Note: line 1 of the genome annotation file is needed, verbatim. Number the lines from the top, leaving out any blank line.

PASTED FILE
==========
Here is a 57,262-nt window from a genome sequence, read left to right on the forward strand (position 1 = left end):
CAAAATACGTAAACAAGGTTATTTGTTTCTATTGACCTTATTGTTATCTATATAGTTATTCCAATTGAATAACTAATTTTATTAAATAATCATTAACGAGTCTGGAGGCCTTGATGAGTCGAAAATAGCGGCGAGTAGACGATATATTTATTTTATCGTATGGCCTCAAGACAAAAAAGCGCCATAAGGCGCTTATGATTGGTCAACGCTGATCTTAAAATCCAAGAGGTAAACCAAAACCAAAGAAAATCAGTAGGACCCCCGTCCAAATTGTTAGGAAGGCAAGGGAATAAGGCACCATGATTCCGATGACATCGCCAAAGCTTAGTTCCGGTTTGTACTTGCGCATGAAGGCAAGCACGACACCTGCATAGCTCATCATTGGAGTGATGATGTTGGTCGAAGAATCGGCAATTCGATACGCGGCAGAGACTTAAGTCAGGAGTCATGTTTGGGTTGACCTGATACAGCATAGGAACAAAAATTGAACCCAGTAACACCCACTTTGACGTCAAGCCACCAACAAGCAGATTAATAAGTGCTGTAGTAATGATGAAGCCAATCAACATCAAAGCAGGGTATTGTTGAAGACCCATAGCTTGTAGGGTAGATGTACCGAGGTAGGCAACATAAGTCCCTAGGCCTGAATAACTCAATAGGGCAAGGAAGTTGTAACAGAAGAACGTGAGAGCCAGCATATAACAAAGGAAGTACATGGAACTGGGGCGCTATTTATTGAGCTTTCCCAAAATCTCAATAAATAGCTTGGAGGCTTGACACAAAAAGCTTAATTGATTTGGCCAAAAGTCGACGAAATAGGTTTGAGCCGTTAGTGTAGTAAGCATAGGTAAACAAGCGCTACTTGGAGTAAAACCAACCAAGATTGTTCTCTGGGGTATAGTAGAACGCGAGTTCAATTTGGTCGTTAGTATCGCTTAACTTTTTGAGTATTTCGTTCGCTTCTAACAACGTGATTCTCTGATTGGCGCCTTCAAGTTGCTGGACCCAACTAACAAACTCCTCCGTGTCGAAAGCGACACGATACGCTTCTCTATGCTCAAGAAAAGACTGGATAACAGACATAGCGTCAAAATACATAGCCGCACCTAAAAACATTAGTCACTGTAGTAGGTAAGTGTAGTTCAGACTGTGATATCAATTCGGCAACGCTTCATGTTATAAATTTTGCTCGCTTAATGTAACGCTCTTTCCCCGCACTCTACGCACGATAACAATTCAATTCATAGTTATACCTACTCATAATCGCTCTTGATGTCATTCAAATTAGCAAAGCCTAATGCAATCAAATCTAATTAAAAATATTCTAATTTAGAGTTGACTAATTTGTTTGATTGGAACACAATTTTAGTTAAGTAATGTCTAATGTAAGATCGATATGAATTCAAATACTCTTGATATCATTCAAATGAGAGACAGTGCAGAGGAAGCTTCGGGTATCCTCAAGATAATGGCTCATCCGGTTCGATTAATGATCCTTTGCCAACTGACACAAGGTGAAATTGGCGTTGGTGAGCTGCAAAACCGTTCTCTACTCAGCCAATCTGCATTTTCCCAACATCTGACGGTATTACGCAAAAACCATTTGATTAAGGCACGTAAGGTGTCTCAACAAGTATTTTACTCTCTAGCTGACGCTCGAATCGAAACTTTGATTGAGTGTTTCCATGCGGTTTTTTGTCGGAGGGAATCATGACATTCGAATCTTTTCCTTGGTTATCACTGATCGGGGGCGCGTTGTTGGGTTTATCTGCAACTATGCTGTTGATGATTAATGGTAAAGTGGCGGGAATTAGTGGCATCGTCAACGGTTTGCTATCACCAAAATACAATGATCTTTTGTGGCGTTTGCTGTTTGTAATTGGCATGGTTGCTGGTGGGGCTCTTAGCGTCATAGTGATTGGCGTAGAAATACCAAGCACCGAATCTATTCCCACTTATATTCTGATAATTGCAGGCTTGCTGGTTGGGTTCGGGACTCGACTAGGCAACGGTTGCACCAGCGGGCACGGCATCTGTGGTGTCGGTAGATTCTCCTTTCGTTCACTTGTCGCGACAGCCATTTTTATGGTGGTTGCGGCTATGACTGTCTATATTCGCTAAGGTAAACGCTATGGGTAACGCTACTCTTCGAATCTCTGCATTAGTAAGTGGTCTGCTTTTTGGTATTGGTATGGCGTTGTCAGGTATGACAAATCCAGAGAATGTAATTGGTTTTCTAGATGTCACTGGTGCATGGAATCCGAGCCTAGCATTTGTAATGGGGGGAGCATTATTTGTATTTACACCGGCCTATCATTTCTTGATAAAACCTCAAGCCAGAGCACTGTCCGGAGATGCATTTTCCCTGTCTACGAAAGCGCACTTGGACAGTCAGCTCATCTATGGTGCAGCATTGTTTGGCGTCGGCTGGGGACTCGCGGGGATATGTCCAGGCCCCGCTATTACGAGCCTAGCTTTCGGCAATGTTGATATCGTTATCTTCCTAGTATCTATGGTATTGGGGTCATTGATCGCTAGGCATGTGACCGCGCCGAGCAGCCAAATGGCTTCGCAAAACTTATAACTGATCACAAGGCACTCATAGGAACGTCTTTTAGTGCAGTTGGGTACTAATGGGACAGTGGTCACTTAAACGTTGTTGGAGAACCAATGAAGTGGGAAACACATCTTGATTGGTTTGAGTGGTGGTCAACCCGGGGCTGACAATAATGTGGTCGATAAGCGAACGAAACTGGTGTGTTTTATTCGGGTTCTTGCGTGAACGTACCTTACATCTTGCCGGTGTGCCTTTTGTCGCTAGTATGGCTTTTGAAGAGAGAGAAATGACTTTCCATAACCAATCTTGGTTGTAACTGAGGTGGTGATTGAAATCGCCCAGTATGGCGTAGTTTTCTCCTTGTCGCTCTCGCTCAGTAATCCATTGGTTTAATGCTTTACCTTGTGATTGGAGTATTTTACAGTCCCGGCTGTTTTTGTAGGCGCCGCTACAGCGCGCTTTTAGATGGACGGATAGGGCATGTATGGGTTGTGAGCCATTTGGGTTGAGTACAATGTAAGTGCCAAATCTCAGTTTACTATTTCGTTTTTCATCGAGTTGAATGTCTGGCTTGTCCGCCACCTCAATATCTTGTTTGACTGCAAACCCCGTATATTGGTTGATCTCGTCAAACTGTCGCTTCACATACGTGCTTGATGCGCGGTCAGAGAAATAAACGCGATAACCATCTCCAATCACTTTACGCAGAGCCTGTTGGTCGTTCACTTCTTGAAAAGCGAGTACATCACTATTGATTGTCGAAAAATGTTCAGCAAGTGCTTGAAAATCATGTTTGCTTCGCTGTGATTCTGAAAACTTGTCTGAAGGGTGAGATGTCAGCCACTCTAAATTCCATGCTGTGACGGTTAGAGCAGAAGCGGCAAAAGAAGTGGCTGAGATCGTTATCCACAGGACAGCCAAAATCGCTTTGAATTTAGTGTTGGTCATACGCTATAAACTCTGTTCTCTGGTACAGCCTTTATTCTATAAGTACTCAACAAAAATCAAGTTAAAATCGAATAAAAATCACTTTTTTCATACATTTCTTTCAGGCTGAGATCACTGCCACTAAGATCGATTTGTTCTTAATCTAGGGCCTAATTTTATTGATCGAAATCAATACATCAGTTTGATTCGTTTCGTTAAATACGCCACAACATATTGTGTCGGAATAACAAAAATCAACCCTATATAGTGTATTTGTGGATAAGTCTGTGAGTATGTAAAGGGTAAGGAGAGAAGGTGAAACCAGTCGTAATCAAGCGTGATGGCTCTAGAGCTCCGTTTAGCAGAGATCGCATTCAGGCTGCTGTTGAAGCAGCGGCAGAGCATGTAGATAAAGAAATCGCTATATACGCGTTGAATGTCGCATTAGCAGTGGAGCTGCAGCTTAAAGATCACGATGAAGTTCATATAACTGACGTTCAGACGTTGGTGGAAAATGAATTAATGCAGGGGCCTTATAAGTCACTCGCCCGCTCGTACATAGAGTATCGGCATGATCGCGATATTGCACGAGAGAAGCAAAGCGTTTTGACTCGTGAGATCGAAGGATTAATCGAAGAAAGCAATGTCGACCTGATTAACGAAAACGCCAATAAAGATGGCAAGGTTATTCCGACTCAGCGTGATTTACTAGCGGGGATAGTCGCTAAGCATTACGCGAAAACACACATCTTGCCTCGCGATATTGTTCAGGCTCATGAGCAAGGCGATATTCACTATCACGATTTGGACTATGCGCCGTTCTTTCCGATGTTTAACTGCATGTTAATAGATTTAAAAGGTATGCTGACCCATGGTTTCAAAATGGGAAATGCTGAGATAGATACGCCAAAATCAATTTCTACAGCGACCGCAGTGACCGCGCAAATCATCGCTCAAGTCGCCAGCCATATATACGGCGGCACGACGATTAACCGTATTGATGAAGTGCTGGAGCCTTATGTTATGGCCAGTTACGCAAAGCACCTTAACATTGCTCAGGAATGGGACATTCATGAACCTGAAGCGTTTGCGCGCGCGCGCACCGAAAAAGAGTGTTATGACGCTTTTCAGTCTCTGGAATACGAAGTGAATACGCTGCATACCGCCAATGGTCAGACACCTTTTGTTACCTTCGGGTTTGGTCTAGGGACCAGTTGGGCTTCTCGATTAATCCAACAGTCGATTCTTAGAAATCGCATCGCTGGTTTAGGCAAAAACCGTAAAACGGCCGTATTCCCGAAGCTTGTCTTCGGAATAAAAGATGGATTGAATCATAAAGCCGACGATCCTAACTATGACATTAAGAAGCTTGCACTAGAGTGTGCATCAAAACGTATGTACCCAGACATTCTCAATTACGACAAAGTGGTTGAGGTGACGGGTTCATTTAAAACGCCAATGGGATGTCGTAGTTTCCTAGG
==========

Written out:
Here is a 57,262-nt window from a genome sequence, read left to right on the forward strand (position 1 = left end):